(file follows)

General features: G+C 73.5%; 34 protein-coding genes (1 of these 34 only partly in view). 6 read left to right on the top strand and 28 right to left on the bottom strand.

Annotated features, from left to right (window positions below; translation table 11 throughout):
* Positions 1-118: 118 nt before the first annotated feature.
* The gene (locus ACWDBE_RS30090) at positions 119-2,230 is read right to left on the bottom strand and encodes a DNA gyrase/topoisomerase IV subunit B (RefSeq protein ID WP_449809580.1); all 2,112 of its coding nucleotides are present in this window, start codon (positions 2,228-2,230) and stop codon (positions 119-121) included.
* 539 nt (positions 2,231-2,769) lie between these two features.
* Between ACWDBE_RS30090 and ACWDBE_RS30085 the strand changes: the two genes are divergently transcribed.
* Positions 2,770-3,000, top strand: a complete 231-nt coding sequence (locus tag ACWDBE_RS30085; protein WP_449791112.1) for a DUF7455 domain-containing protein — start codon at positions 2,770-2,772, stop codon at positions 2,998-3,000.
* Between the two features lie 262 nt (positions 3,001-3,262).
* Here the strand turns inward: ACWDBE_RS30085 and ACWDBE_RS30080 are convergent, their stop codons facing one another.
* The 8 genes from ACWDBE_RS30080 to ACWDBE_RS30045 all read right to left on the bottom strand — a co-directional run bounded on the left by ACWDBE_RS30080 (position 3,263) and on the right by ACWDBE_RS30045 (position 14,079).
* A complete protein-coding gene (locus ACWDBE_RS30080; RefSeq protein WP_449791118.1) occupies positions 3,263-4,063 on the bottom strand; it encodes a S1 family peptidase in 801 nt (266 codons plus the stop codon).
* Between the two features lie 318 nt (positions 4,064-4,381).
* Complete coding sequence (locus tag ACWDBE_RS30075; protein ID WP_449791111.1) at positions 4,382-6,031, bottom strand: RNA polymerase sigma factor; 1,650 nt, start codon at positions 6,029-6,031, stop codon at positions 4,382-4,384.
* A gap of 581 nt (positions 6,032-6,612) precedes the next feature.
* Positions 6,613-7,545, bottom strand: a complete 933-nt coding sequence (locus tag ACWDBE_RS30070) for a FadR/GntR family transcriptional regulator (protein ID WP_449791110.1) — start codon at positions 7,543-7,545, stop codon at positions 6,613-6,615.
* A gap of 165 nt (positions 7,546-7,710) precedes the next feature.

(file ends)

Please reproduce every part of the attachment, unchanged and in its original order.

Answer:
General features: G+C 73.5%; 34 protein-coding genes (1 of these 34 only partly in view). 6 read left to right on the top strand and 28 right to left on the bottom strand.

Annotated features, from left to right (window positions below; translation table 11 throughout):
* Positions 1-118: 118 nt before the first annotated feature.
* The gene (locus ACWDBE_RS30090) at positions 119-2,230 is read right to left on the bottom strand and encodes a DNA gyrase/topoisomerase IV subunit B (RefSeq protein ID WP_449809580.1); all 2,112 of its coding nucleotides are present in this window, start codon (positions 2,228-2,230) and stop codon (positions 119-121) included.
* 539 nt (positions 2,231-2,769) lie between these two features.
* Between ACWDBE_RS30090 and ACWDBE_RS30085 the strand changes: the two genes are divergently transcribed.
* Positions 2,770-3,000, top strand: a complete 231-nt coding sequence (locus tag ACWDBE_RS30085; protein WP_449791112.1) for a DUF7455 domain-containing protein — start codon at positions 2,770-2,772, stop codon at positions 2,998-3,000.
* Between the two features lie 262 nt (positions 3,001-3,262).
* Here the strand turns inward: ACWDBE_RS30085 and ACWDBE_RS30080 are convergent, their stop codons facing one another.
* The 8 genes from ACWDBE_RS30080 to ACWDBE_RS30045 all read right to left on the bottom strand — a co-directional run bounded on the left by ACWDBE_RS30080 (position 3,263) and on the right by ACWDBE_RS30045 (position 14,079).
* A complete protein-coding gene (locus ACWDBE_RS30080; RefSeq protein WP_449791118.1) occupies positions 3,263-4,063 on the bottom strand; it encodes a S1 family peptidase in 801 nt (266 codons plus the stop codon).
* Between the two features lie 318 nt (positions 4,064-4,381).
* Complete coding sequence (locus tag ACWDBE_RS30075; protein ID WP_449791111.1) at positions 4,382-6,031, bottom strand: RNA polymerase sigma factor; 1,650 nt, start codon at positions 6,029-6,031, stop codon at positions 4,382-4,384.
* A gap of 581 nt (positions 6,032-6,612) precedes the next feature.
* Positions 6,613-7,545, bottom strand: a complete 933-nt coding sequence (locus tag ACWDBE_RS30070) for a FadR/GntR family transcriptional regulator (protein ID WP_449791110.1) — start codon at positions 7,543-7,545, stop codon at positions 6,613-6,615.
* A gap of 165 nt (positions 7,546-7,710) precedes the next feature.